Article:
New voter #s: Registration up, parties down

I certainly hope all of you vote in next Tuesday’s election – all 17,153,699 of you.

That’s the total number of California’s registered voters, up by more than a million from this time four years ago, according to the new report issued Friday by Secretary of State Debra Bowen.

Partisanship continues to decline: The percentage of voters registered with a qualified political party decreased from 79.7 percent to 77.7 percent, while those with no party preference continued to tick upward from 19.4 percent to 21.3 percent over the past four years.

But perhaps there’s some good news for civic engagement: The percentage of registered voters compared to the number of people eligible to register has increased from 70 percent to 72.3 percent over the past four years.

Friday’s report reflects data gathered after registration closed May 21 for the June 5 primary, with updates to voter rolls in all 58 counties including removal of registrants who have died, moved out of state, or been determined to be ineligible to vote.

bowen.gif“If you are one of the millions of people registered to vote in the state, find your polling place on Tuesday and prove those pessimistic prognosticators wrong by driving up voter turnout for this important primary,” Bowen said in a news release.

“If you have a vote-by-mail ballot and still have not mailed it, remember that every single ballot must be turned in to county elections officials by 8:00 p.m. on Election Day and postmarks don’t count,” she said. “At this point, be safe and hand-deliver your vote-by-mail ballot to your county elections office or any polling place in the county in which you are registered.”

Polls are open on Election Day from 7:00 a.m. to 8:00 p.m.; some county elections offices will be open over the weekend for early voting.

The Democratic Party saw its numbers decrease just a bit from 43.75 percent to 43.39 percent of all registered voters from May 2008 to now; the Republican Party saw a more pronounced decrease, from 32.53 percent to 30.24 percent.

Among the state’s minor parties, the Libertarian Party gained a tiny bit of ground, going from 0.49 percent to 0.55 percent, as did the American Independent Party, which went from 2.06 percent to 2.53 percent. The Peace and Freedom Party held rock-steady at 0.35 percent, and the Green Party declined a bit from 0.75 percent to 0.65 percent.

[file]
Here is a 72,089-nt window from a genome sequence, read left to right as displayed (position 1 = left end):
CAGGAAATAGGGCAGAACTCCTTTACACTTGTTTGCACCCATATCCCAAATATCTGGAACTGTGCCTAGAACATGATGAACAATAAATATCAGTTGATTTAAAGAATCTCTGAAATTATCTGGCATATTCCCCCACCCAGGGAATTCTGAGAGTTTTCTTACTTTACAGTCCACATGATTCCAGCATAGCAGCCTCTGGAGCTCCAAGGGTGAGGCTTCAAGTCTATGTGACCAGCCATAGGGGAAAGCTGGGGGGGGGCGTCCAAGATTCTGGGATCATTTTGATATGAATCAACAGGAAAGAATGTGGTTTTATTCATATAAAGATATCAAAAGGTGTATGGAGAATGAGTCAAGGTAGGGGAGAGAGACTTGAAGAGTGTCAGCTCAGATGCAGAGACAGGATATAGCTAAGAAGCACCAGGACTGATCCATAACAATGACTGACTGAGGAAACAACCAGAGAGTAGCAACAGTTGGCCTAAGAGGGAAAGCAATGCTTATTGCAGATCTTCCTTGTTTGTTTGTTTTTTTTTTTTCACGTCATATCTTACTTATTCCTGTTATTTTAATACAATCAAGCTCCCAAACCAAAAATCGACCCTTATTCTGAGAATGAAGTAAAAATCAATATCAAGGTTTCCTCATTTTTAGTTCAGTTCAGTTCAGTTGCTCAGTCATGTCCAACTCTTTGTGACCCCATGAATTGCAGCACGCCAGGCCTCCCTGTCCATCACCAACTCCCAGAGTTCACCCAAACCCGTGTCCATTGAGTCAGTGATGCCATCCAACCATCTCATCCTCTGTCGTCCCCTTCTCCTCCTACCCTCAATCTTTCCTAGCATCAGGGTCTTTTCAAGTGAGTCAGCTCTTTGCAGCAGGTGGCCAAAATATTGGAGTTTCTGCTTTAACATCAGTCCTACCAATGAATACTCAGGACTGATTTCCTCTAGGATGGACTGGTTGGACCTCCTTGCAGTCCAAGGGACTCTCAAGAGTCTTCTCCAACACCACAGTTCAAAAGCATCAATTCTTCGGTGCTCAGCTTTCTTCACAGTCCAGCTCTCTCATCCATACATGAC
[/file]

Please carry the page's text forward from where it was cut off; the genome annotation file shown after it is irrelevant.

State law requires statewide voter registration data updates 154, 60 and 15 days before each primary election, and 60 and 15 days before each general election. An “off-year” update is released in February of years with no regularly scheduled statewide election.

Josh Richman

Josh Richman covers state and national politics for the Bay Area News Group. A New York City native, he earned a bachelor’s degree in journalism from the University of Missouri and reported for the Express-Times of Easton, Pa. for five years before coming to the Oakland Tribune and ANG Newspapers in 1997. He is a frequent guest on KQED Channel 9’s “This Week in Northern California;” a proud father; an Eagle Scout; a somewhat skilled player of low-stakes poker; a rather good cook; a firm believer in the use of semicolons; and an unabashed political junkie who will never, EVER seek elected office.

  • RR, Senile Columnist

    I hope the smokers turn up at the polls.

  • RR, Senile Columnist

    Bottom line: Nobody but news junkies, rabid partisans and politicos give a flyin rat ‘s rear about the primary.

  • DanvilleDemocrat

    I would be curious how much that .45% increase in American Independent Party voters is folks who believed they registered as “Decline To State”. Not impugning on these voters’ ability to read the registration form, but the news media constantly calls/labels these voters “independents” and even Gavin Newsom’s wife made this mistake.